parents. Above the doorway is a carving of Hinenui-i-te-pō - the Māori goddess who guards the
passage between life and death - thus making the doorway the symbolical transition from Te Pō
to Te Ao Mārama (pp. 59-60).
In The Woven Universe - the selected writings of Rev. Māori Marsden (Royal, 2003) - Marsden
suggests that ‘the Māori had a three-world view, of potential being symbolised by Te Korekore,
the world of becoming portrayed by Te Pō, and the world of being, Te Ao Mārama’ (p. 20).
The word ‘kore’ means ‘not, negative, nothing’. When the root of a word is doubled in Māori,
it intensifies in meaning. […] How is it possible to intensify that which is already absolute? By
means of a thorough-going negativity, that which is negative proceeds beyond its limits and
assumes the characteristics of the positive. […] Thus Te Korekore is the realm between nonbeing and being: that is, the realm of potential being. (p. 20)
One possible way of grasping this process is to compare it with the cultivation of a seed. The
seed (Te Korekore) contains the potential of a full-grown plant or tree, the process of cultivation
(Te Pō) is what brings out the potential, and the result of a successful process of cultivation is
the coming into existence of the plant or tree (Te Ao Mārama). This three-fold process of
creation - as we shall see later in this chapter - can be linked with the three stages of the
devising process, whereby the point of departure is the potential or the seed, the devising
process the becoming or the process of cultivation, and the performance the world of being or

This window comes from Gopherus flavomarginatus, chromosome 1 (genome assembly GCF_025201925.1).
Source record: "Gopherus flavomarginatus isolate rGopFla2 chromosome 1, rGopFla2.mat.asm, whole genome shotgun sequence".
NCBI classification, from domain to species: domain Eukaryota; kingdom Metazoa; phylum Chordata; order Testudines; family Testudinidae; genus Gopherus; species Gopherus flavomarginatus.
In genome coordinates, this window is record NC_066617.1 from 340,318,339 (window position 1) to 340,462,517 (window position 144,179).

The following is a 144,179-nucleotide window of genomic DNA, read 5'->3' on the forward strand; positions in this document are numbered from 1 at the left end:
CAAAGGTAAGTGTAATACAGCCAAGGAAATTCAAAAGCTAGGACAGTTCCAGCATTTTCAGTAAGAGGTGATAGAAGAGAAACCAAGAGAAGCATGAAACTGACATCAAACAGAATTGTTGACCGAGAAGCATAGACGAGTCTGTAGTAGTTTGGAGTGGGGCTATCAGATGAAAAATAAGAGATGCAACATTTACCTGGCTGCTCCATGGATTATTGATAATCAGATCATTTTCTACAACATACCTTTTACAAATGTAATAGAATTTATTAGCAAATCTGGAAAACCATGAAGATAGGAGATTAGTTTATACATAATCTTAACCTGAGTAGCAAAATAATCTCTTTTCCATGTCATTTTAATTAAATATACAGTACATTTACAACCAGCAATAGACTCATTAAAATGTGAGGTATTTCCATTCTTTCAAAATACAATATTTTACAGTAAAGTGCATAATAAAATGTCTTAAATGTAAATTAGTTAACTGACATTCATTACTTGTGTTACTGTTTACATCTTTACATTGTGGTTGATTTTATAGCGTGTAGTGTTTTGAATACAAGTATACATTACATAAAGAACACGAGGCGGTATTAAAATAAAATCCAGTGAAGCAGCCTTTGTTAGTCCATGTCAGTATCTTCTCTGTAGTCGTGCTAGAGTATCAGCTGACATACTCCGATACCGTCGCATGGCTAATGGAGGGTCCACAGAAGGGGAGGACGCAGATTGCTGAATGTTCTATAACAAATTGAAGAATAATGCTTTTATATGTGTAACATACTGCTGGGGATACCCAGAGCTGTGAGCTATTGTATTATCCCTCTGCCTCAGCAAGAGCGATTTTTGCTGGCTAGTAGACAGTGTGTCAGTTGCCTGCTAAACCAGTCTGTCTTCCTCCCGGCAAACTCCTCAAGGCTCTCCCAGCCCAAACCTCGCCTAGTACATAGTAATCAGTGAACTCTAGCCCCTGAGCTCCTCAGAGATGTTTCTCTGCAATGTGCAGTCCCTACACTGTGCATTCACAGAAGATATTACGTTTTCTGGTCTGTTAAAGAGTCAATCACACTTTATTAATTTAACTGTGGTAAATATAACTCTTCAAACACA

the fruition.
Core Values
Of fundamental importance to the Te Ao Mārama philosophy are the six fundamental
values/concepts of: manaakitanga, rangatiratanga, whanaungatanga, tohungatanga, ūkaipō,
and kotahitanga (Royal 1998: pp. 215-216). In this section we will discuss the meaning and
interpretation of each of these six values, based on the keynote address by Dr Charles Royal
(2009) at a New Pacific Theatre wānanga on Matiu/Somes Island in preparation for the
performance Ex_isle of Strangers (Dir. Bert van Dijk, 2010).
Manaakitanga:
Mana is the core concept in manaakitanga - it is the essence or the reality of a being. It is not
the same as power, as so many people seem to think. Mana relates to the spiritual essence,
whereas mauri relates to the physical or body essence. Mana aki is ‘to uplift mana’. The word
tanga is ‘the art of’. Therefore, manaakitanga is the art of uplifting mana. It is the mutual
uplifting of one another’s spiritual essence.
Rangatiratanga:
Ranga means ‘to weave’ and tira refers to a group with a certain purpose. Therefore
rangatiratanga is the art of weaving together groups of people who share a certain purpose.
Charles used in this context the image of a school of fish, or a flock of birds. They are united by a
desire to act in unison. There is a strong sense of goodwill: they want to be together. Another